This trail has something to offer for every biker -- scenic views, creek crossings, dirt roads, single-track, long downhills and taxing uphills. The trail is divided into three different loops outside the park in the Ozark National Forest. Riders must obtain a free permit at the park Visitor Center to ride this trail.
Devil's Den Self-Guided Trail (National Recreation Trail)
The Devil's Den Trail, one of the most popular trails within the park, features two fracture caves: the Devil's Den and the Devil's Icebox. Gravity flow springs, peculiar erosional remnants of sandstone strata, wet weather waterfalls, and lush Ozark plant and animal life are just a few of the sights you can expect as you wind through the rugged Boston Mountain terrain. A flashlight is necessary to explore the caves. Extreme caution should be used while walking in the cave area due to open crevasses! Trailheads are located behind the visitor center and by the Highway 170 bridge at Lee Creek. Parking is available at both locations.Fossil Flats
Riders can choose three different loops to ride on this trail. There are two creek crossings on each. Racer's Hill contains technical single track and should be ridden by experienced mountain bikers only.
This trail coincides with Vista Point Trail to the top of Holt Ridge and Holt Ridge Overlook. Riders should avoid this trail during high water since there are four creek crossings. The trail is marked with red signs.
This trail provides views of the lake and Lee Creek. It's also a good place for birding and to observe other wildlife.
Lee Creek Trail
This loop trail takes hikers up the Lee Creek Valley and returns to the trailhead via the creek bed. Highlights include an abundance of fossils and a seam of coal. The creek bed should be avoided when water is high.
Old Road Trail
The trailhead is across State Road 220 from the horse camp. This is the easiest of the park's three horse trails. Much of the trail follows the original route of Hwy. 170. Caution is advised at the two locations where it crosses Hwy. 170. The trail is marked with yellow signs.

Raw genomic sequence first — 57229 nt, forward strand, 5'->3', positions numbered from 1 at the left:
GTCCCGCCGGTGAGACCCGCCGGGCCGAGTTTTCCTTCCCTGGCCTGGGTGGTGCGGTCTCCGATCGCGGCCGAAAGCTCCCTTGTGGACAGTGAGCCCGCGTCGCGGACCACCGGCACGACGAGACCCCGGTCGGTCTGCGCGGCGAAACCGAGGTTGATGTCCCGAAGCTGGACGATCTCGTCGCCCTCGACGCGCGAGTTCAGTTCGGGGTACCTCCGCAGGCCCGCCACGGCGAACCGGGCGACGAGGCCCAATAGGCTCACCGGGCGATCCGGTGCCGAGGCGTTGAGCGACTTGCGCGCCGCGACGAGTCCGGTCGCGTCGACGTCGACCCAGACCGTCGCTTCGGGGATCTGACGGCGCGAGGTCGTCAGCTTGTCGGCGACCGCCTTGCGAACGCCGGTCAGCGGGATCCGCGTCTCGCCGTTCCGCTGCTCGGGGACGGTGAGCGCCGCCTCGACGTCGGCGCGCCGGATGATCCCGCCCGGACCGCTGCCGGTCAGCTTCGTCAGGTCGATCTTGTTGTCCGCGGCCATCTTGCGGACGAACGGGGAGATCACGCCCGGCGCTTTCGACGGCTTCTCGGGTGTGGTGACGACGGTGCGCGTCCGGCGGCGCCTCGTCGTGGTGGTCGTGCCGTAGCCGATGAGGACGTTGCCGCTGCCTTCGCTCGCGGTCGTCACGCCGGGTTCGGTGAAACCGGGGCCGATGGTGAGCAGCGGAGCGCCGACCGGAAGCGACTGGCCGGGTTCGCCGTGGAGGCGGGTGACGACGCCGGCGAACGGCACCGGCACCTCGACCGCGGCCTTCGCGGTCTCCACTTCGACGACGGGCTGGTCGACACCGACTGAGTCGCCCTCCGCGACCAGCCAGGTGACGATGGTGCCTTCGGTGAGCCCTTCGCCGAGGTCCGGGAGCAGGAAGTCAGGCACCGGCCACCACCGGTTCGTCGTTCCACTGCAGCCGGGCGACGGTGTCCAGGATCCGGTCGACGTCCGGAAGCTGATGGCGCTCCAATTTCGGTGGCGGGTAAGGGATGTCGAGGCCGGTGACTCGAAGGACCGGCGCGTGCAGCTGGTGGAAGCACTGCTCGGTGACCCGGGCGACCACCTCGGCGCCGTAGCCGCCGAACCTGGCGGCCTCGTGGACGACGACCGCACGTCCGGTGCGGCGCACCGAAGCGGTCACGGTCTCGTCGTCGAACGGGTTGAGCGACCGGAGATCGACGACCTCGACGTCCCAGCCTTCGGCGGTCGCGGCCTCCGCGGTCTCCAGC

Vista Point Trail
From the horse camp this trail crosses Lee Creek and climbs to the top of Holt Ridge. The highlight of this trail is two overlooks. Vista Point looks out over Blackburn Valley and Holt Ridge Overlook affords riders views of Lee Creek Valley and the park down below. The trail is marked with green signs.
Woody Plant Trail
This short, self-guided trail begins near either bathhouse in Camping Area E and meanders through the woods surrounding the campgrounds. To help visitors learn more about the diversified plant life found in this part of the Ozarks, plants along the trail have been numbered to correspond with an identification sheet which is available at the visitor center.
Yellow Rock Trail
The highlight of this trail is the view from Yellow Rock Bluff. It's an excellent trail to hike in the fall when the leaves are changing. A component of the National Trails System.
Park interpreters provide guided hikes along several miles of trails including the 15-mile Butterfield Hiking Trail. Games and programs are hosted daily during summer. Interpretive programming is available during spring, fall and winter by request.
To reach Devil's Den State Park, travel eight miles south of Fayetteville on I-540 to Exit #53 (West Fork), then go 17 miles southwest on Ark. 170; or I-540 at Exit #45 (Winslow) and go 7 miles west on Ark. 74 to the park. [TRAILERS LONGER THAN 26 FT. SHOULD USE CAUTION WHEN USING ARK. 74 DUE TO THIS MOUNTAINOUS ROAD.]